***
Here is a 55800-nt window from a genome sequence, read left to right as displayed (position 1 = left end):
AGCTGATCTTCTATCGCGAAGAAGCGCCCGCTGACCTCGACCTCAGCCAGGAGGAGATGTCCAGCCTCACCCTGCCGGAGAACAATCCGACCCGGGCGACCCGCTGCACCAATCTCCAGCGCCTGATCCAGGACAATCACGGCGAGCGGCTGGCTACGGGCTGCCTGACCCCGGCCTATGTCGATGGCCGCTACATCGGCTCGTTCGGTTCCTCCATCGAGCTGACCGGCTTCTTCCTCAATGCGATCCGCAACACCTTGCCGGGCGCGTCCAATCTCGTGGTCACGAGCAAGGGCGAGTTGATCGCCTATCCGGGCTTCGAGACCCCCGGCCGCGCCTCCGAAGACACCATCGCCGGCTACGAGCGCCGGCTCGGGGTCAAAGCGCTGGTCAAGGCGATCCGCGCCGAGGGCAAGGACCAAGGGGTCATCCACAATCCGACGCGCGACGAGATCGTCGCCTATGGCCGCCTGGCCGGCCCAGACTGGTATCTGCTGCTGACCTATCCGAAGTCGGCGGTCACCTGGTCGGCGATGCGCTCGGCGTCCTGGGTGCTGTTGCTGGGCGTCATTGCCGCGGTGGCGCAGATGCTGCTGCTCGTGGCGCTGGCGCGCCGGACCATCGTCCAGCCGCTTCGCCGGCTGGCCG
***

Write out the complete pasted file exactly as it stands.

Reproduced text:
Here is a 55800-nt window from a genome sequence, read left to right as displayed (position 1 = left end):
AGCTGATCTTCTATCGCGAAGAAGCGCCCGCTGACCTCGACCTCAGCCAGGAGGAGATGTCCAGCCTCACCCTGCCGGAGAACAATCCGACCCGGGCGACCCGCTGCACCAATCTCCAGCGCCTGATCCAGGACAATCACGGCGAGCGGCTGGCTACGGGCTGCCTGACCCCGGCCTATGTCGATGGCCGCTACATCGGCTCGTTCGGTTCCTCCATCGAGCTGACCGGCTTCTTCCTCAATGCGATCCGCAACACCTTGCCGGGCGCGTCCAATCTCGTGGTCACGAGCAAGGGCGAGTTGATCGCCTATCCGGGCTTCGAGACCCCCGGCCGCGCCTCCGAAGACACCATCGCCGGCTACGAGCGCCGGCTCGGGGTCAAAGCGCTGGTCAAGGCGATCCGCGCCGAGGGCAAGGACCAAGGGGTCATCCACAATCCGACGCGCGACGAGATCGTCGCCTATGGCCGCCTGGCCGGCCCAGACTGGTATCTGCTGCTGACCTATCCGAAGTCGGCGGTCACCTGGTCGGCGATGCGCTCGGCGTCCTGGGTGCTGTTGCTGGGCGTCATTGCCGCGGTGGCGCAGATGCTGCTGCTCGTGGCGCTGGCGCGCCGGACCATCGTCCAGCCGCTTCGCCGGCTGGCCG